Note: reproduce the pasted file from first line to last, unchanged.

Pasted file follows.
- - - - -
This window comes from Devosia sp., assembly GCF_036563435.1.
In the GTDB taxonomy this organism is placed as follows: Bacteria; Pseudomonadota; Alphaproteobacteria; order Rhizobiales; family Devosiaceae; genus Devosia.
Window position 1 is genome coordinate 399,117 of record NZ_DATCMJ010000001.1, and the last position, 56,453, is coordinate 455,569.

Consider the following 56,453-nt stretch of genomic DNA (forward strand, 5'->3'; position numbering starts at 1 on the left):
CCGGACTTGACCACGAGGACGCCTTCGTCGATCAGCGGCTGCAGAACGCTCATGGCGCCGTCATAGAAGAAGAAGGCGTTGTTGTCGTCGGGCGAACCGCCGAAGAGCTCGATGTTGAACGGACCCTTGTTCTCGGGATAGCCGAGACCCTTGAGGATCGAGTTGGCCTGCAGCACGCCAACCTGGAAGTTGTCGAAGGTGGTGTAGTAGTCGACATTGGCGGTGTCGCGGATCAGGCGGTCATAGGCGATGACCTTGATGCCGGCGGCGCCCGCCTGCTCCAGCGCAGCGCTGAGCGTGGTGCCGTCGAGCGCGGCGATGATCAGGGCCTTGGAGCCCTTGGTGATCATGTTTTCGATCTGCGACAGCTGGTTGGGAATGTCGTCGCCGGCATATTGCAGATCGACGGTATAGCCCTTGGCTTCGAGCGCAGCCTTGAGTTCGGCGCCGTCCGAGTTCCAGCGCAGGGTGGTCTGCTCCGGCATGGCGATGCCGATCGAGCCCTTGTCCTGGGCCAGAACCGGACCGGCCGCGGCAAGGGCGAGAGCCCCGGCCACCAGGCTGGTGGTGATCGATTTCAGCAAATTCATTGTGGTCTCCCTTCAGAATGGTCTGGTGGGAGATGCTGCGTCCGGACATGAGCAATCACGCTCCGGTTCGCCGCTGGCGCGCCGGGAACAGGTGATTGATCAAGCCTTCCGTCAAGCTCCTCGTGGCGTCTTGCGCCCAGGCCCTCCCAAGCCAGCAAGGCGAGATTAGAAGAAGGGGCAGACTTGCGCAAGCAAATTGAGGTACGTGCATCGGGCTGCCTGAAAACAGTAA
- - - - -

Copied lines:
This window comes from Devosia sp., assembly GCF_036563435.1.
In the GTDB taxonomy this organism is placed as follows: Bacteria; Pseudomonadota; Alphaproteobacteria; order Rhizobiales; family Devosiaceae; genus Devosia.
Window position 1 is genome coordinate 399,117 of record NZ_DATCMJ010000001.1, and the last position, 56,453, is coordinate 455,569.

Consider the following 56,453-nt stretch of genomic DNA (forward strand, 5'->3'; position numbering starts at 1 on the left):
CCGGACTTGACCACGAGGACGCCTTCGTCGATCAGCGGCTGCAGAACGCTCATGGCGCCGTCATAGAAGAAGAAGGCGTTGTTGTCGTCGGGCGAACCGCCGAAGAGCTCGATGTTGAACGGACCCTTGTTCTCGGGATAGCCGAGACCCTTGAGGATCGAGTTGGCCTGCAGCACGCCAACCTGGAAGTTGTCGAAGGTGGTGTAGTAGTCGACATTGGCGGTGTCGCGGATCAGGCGGTCATAGGCGATGACCTTGATGCCGGCGGCGCCCGCCTGCTCCAGCGCAGCGCTGAGCGTGGTGCCGTCGAGCGCGGCGATGATCAGGGCCTTGGAGCCCTTGGTGATCATGTTTTCGATCTGCGACAGCTGGTTGGGAATGTCGTCGCCGGCATATTGCAGATCGACGGTATAGCCCTTGGCTTCGAGCGCAGCCTTGAGTTCGGCGCCGTCCGAGTTCCAGCGCAGGGTGGTCTGCTCCGGCATGGCGATGCCGATCGAGCCCTTGTCCTGGGCCAGAACCGGACCGGCCGCGGCAAGGGCGAGAGCCCCGGCCACCAGGCTGGTGGTGATCGATTTCAGCAAATTCATTGTGGTCTCCCTTCAGAATGGTCTGGTGGGAGATGCTGCGTCCGGACATGAGCAATCACGCTCCGGTTCGCCGCTGGCGCGCCGGGAACAGGTGATTGATCAAGCCTTCCGTCAAGCTCCTCGTGGCGTCTTGCGCCCAGGCCCTCCCAAGCCAGCAAGGCGAGATTAGAAGAAGGGGCAGACTTGCGCAAGCAAATTGAGGTACGTGCATCGGGCTGCCTGAAAACAGTAA